Little Shop of Horrors: From the Cutting Room Floor

edited September 2017 in Theater
Since I won't be able to really step into high gear with "Little Shop: Off the Cutting Room Floor" (I need to make at least one more research trip out to DC to take a look at things I had overlooked or didn't have time to look into), every now and then, I'll post something that I came across that I thought was interesting and that I haven't seen mentioned anywhere else.

I've always been fascinated with "The Worse He Treats Me," and I've developed a fondness for it over the years. It's just so... out there. And it's just so out of place. I just couldn't figure out where it could've fit into the score. And for good reason. The version that we know, and that Alan sang in the demo, is an early version, likely with no place in the score.

If you look at the lyrics, it's not too surprising. As far as I know, Howard rarely if ever reused multiple lines or an entire chorus in a final lyric, something that occurs in The Worse He Treats Me. (Both verses start with "The worse he treats me / The more he loves me" and the chorus, "He doesn't talk of love," are exactly the same.) The song also ends with a "repeating" fade-out, something else he almost never did. However, after taking a look at how he developed Little Shop's lyrics, all three practices are practices he would use for an early set of lyrics, before he had added a song into a script. After finding a place in the script, he would then flesh-out the song by adding new lines, inserting other characters present in the scene, and writing an ending verse. Though the version we know is the early, rough, solo version, the song was added to the first few drafts of the script and fleshed out.

Taking place soon after "Grow for Me," it's sung right after Orin's introduction. While taking a walk in the park, Audrey and Orin (named Mervin Goldsmith in the first draft) run into Seymour. After a brief conversation, where Orin shows his brand of "love," Audrey suggests they take Orin down to the shop and show him the now thriving Audrey Two. Orin thinks it's a swell idea without her and, after she produces a pair out of her purse, he handcuffs her to a nearby tree. Though Seymour is reluctant to leave Audrey, upon her urging, he relents and leaves with the sadistic dentist, at which point, Crystal and Ronnette (Chiffon had not yet been added to the show), who had been sitting nearby, walk over and try to convince her to leave the sadist.

Though I'm not sure quite how long the song stayed in the show, it was cut within the first few drafts, as the song is replaced by "Somewhere That's Green" in the second earliest draft of the scripts in the Library of Congress' collection. However, the song is present in the first draft of the script, as well as in the draft performed by Howard and Alan for the Lehman Engel Musical Theatre Workshop. Concerned about how to handle the Audrey / Orin relationship, Howard said at the reading, "I've been playing around to see that, if you actually go PUNCH & JUDY, is it no longer disturbing? Cause if it's too real, I don't want to see it either. Let alone listen to a woman sing about it afterwards. [...] I thought I could create or get away with or find a way to get a PUNCH & JUDY quality out of it that makes you go, 'Oh, that poor thing! And I hate him!' so that it's two-dimensional and silly somehow. But if it's real in any way, I don't want to see it."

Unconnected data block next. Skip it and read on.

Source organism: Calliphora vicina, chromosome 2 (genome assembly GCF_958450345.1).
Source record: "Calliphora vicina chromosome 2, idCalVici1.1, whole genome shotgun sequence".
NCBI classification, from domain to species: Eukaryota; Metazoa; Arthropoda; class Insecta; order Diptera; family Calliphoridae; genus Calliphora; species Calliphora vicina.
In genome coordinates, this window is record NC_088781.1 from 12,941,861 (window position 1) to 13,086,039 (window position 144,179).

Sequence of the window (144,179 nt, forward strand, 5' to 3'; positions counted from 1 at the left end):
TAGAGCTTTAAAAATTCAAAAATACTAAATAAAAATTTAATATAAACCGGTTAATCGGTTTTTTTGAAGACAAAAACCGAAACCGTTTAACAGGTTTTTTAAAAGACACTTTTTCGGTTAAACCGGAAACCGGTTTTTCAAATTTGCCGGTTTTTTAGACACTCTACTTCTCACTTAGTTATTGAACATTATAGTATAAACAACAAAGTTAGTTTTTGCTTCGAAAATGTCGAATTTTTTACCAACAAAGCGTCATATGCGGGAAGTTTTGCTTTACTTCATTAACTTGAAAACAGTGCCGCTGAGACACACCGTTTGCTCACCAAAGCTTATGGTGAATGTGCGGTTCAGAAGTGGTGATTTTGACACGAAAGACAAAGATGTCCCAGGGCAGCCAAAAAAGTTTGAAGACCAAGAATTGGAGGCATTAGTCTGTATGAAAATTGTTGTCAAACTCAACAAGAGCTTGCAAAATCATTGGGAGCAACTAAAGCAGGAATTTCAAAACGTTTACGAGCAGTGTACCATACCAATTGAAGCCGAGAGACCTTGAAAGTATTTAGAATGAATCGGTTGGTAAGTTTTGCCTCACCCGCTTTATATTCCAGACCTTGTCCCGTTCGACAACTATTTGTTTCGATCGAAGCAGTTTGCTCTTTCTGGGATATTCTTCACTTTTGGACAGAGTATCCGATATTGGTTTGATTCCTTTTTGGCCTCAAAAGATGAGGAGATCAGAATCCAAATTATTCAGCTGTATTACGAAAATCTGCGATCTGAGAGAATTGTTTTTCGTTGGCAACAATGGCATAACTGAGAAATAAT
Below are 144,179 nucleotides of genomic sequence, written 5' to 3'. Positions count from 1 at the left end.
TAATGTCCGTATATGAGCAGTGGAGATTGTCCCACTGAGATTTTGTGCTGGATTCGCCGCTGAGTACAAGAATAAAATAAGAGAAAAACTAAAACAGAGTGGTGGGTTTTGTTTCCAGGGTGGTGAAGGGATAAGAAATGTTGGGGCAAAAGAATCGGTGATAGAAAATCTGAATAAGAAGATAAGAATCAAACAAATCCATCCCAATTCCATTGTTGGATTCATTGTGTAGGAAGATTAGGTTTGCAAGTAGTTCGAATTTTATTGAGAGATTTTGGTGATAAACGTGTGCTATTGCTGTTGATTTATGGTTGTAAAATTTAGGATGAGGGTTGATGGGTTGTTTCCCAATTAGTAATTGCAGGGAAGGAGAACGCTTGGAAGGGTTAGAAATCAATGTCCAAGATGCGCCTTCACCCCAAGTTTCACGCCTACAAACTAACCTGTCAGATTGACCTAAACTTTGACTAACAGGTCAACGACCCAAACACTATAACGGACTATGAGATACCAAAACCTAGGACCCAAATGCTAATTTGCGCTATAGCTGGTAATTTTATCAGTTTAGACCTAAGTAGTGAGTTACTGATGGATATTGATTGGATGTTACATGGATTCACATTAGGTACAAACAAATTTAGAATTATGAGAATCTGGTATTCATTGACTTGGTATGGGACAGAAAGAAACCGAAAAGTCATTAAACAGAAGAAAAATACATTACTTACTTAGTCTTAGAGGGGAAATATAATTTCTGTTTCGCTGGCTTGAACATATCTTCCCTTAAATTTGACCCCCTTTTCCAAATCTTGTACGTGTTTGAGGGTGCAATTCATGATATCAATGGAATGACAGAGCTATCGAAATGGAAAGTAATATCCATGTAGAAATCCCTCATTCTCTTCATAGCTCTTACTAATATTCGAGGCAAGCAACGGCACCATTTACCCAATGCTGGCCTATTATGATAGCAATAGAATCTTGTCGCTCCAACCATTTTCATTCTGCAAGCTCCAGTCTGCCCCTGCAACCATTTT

Here is the latest version of the lyrics, as far as I can find, transcribed from the recording of the reading. Though I can't be certain it's the last version, it is the version that feels the most like a final Ashman lyric, with no repeating lines, choruses, and an ending.
AUDREY: The worse he treats me
The more he loves me
It sounds unusual, I know
But when he hurts me
That's how he tells me
That he would never let me go.

AUDREY: I buy him presents
GIRLS: And what does he do then?
AUDREY: That's when he beats me
GIRLS: You say that's when he what?!
AUDREY: He doesn't mean it to be cruel
GIRLS: Cruel, cruel, cruel
AUDREY: I know he needs me
GIRLS: And what does he know?
AUDREY: He knows karate
And I'm his fool!

GIRLS: He doesn't talk of love
Or sunshine, or flowers, or birds
But when you're home alone together
AUDREY: One slap is worth ten thousand words

AUDREY: I give him money
GIRLS: And what does he give you?
AUDREY: He gives me bruises
GIRLS: You send a thank-you note?
AUDREY: Well, that's a fair exchange I guess
GIRLS: Guess, guess, guess again
AUDREY: But I'm still prayin'
GIRLS: Oh-wa-oh
AUDREY: He won't stop sluggin'
GIRLS: Oh-wa-oh
AUDREY: Cuz that might mean he loves me less

GIRLS: Take our advice
Seymour's so nice
He loves you more than you see
He wants you so
AUDREY: Girls, I don't know
I think I'll stay chained to this tree

It may seem psychotic to be
Erotic about Simon Legree
GIRLS: It is!
AUDREY: He's sick and despotic
But gee
GIRLS: Gee whiz!
AUDREY: The worse he treats me
The more I'm sure
He loves me!

[There is an extra verse that I feel I need to mention. Though cut out of this version of the lyric, in earlier drafts, before "Take our advice," the girls completely flip Audrey's lyrics and sing...

The worse he treats you
The worse he treats you
Don't glamorize it,
Face the fact.
That when he hurts you
He simply hurts you.
So leave with all your parts intact.]


  • The song was never in the show. It was cut after the BMI workshop when all agreed it was inappropriate.
  • That's fascinating! I need to go to DC someday and see the archive. Thanks for the post! :)
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